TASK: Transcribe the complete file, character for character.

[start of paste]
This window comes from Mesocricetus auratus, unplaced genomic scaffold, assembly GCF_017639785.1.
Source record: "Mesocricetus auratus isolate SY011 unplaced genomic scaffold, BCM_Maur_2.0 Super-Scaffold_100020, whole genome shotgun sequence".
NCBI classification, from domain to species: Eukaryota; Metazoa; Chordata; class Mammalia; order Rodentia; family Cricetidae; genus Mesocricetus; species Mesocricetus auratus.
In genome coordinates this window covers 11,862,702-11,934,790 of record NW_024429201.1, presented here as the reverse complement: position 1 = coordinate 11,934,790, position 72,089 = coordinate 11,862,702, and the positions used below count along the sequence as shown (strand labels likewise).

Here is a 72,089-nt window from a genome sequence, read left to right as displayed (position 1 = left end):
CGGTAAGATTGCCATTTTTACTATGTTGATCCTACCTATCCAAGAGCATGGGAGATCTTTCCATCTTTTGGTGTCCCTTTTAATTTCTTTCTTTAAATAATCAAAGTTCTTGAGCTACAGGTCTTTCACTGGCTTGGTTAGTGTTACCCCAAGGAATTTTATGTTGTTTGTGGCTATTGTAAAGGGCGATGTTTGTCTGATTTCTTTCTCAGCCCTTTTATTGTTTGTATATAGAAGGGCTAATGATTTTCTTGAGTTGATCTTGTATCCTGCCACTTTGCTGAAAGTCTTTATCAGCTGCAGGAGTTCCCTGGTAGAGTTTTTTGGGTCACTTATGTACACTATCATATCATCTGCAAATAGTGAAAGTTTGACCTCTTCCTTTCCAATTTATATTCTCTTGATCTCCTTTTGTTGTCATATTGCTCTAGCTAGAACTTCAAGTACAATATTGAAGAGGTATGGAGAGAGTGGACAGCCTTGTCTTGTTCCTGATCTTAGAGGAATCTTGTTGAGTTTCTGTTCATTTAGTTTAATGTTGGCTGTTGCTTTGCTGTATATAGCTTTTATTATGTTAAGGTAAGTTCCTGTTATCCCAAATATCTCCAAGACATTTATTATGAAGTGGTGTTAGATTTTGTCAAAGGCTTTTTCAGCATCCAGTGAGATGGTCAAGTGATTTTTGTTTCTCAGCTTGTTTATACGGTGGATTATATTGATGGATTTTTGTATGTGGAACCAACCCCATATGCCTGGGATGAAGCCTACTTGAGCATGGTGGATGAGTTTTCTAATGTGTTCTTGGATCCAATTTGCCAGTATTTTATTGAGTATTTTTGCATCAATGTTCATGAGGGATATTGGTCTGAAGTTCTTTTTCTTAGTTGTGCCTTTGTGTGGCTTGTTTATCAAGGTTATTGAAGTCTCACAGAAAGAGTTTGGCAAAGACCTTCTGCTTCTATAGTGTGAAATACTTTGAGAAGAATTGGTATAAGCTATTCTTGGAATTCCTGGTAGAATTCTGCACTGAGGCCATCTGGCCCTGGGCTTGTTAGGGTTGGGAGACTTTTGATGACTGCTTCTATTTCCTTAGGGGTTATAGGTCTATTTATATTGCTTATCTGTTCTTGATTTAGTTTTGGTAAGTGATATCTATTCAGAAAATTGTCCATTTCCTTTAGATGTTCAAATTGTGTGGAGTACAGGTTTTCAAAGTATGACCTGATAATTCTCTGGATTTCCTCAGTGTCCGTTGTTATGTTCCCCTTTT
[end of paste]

This window comes from Mesocricetus auratus, unplaced genomic scaffold, assembly GCF_017639785.1.
Source record: "Mesocricetus auratus isolate SY011 unplaced genomic scaffold, BCM_Maur_2.0 Super-Scaffold_100020, whole genome shotgun sequence".
NCBI classification, from domain to species: Eukaryota; Metazoa; Chordata; class Mammalia; order Rodentia; family Cricetidae; genus Mesocricetus; species Mesocricetus auratus.
In genome coordinates this window covers 11,862,702-11,934,790 of record NW_024429201.1, presented here as the reverse complement: position 1 = coordinate 11,934,790, position 72,089 = coordinate 11,862,702, and the positions used below count along the sequence as shown (strand labels likewise).

Here is a 72,089-nt window from a genome sequence, read left to right as displayed (position 1 = left end):
CGGTAAGATTGCCATTTTTACTATGTTGATCCTACCTATCCAAGAGCATGGGAGATCTTTCCATCTTTTGGTGTCCCTTTTAATTTCTTTCTTTAAATAATCAAAGTTCTTGAGCTACAGGTCTTTCACTGGCTTGGTTAGTGTTACCCCAAGGAATTTTATGTTGTTTGTGGCTATTGTAAAGGGCGATGTTTGTCTGATTTCTTTCTCAGCCCTTTTATTGTTTGTATATAGAAGGGCTAATGATTTTCTTGAGTTGATCTTGTATCCTGCCACTTTGCTGAAAGTCTTTATCAGCTGCAGGAGTTCCCTGGTAGAGTTTTTTGGGTCACTTATGTACACTATCATATCATCTGCAAATAGTGAAAGTTTGACCTCTTCCTTTCCAATTTATATTCTCTTGATCTCCTTTTGTTGTCATATTGCTCTAGCTAGAACTTCAAGTACAATATTGAAGAGGTATGGAGAGAGTGGACAGCCTTGTCTTGTTCCTGATCTTAGAGGAATCTTGTTGAGTTTCTGTTCATTTAGTTTAATGTTGGCTGTTGCTTTGCTGTATATAGCTTTTATTATGTTAAGGTAAGTTCCTGTTATCCCAAATATCTCCAAGACATTTATTATGAAGTGGTGTTAGATTTTGTCAAAGGCTTTTTCAGCATCCAGTGAGATGGTCAAGTGATTTTTGTTTCTCAGCTTGTTTATACGGTGGATTATATTGATGGATTTTTGTATGTGGAACCAACCCCATATGCCTGGGATGAAGCCTACTTGAGCATGGTGGATGAGTTTTCTAATGTGTTCTTGGATCCAATTTGCCAGTATTTTATTGAGTATTTTTGCATCAATGTTCATGAGGGATATTGGTCTGAAGTTCTTTTTCTTAGTTGTGCCTTTGTGTGGCTTGTTTATCAAGGTTATTGAAGTCTCACAGAAAGAGTTTGGCAAAGACCTTCTGCTTCTATAGTGTGAAATACTTTGAGAAGAATTGGTATAAGCTATTCTTGGAATTCCTGGTAGAATTCTGCACTGAGGCCATCTGGCCCTGGGCTTGTTAGGGTTGGGAGACTTTTGATGACTGCTTCTATTTCCTTAGGGGTTATAGGTCTATTTATATTGCTTATCTGTTCTTGATTTAGTTTTGGTAAGTGATATCTATTCAGAAAATTGTCCATTTCCTTTAGATGTTCAAATTGTGTGGAGTACAGGTTTTCAAAGTATGACCTGATAATTCTCTGGATTTCCTCAGTGTCCGTTGTTATGTTCCCCTTTT